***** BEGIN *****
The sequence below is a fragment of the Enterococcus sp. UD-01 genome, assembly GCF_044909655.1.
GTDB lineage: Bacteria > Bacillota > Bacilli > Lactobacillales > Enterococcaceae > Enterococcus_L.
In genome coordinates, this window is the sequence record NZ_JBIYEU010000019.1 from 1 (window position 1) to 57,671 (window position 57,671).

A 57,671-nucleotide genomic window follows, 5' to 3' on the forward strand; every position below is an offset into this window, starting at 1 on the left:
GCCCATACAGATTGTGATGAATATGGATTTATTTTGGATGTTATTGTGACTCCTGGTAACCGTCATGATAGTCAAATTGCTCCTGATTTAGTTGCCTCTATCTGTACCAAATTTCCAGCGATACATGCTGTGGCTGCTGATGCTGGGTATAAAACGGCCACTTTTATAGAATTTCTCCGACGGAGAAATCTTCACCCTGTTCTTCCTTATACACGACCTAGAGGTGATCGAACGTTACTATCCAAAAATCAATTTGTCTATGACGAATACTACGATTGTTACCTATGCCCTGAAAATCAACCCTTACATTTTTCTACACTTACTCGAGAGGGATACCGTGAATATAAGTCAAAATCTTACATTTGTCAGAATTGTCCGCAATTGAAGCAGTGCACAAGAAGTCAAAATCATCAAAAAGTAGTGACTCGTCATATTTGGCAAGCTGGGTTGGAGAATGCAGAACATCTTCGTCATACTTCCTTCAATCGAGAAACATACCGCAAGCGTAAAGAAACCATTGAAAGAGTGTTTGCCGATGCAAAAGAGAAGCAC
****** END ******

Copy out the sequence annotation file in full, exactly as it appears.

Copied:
The sequence below is a fragment of the Enterococcus sp. UD-01 genome, assembly GCF_044909655.1.
GTDB lineage: Bacteria > Bacillota > Bacilli > Lactobacillales > Enterococcaceae > Enterococcus_L.
In genome coordinates, this window is the sequence record NZ_JBIYEU010000019.1 from 1 (window position 1) to 57,671 (window position 57,671).

A 57,671-nucleotide genomic window follows, 5' to 3' on the forward strand; every position below is an offset into this window, starting at 1 on the left:
GCCCATACAGATTGTGATGAATATGGATTTATTTTGGATGTTATTGTGACTCCTGGTAACCGTCATGATAGTCAAATTGCTCCTGATTTAGTTGCCTCTATCTGTACCAAATTTCCAGCGATACATGCTGTGGCTGCTGATGCTGGGTATAAAACGGCCACTTTTATAGAATTTCTCCGACGGAGAAATCTTCACCCTGTTCTTCCTTATACACGACCTAGAGGTGATCGAACGTTACTATCCAAAAATCAATTTGTCTATGACGAATACTACGATTGTTACCTATGCCCTGAAAATCAACCCTTACATTTTTCTACACTTACTCGAGAGGGATACCGTGAATATAAGTCAAAATCTTACATTTGTCAGAATTGTCCGCAATTGAAGCAGTGCACAAGAAGTCAAAATCATCAAAAAGTAGTGACTCGTCATATTTGGCAAGCTGGGTTGGAGAATGCAGAACATCTTCGTCATACTTCCTTCAATCGAGAAACATACCGCAAGCGTAAAGAAACCATTGAAAGAGTGTTTGCCGATGCAAAAGAGAAGCAC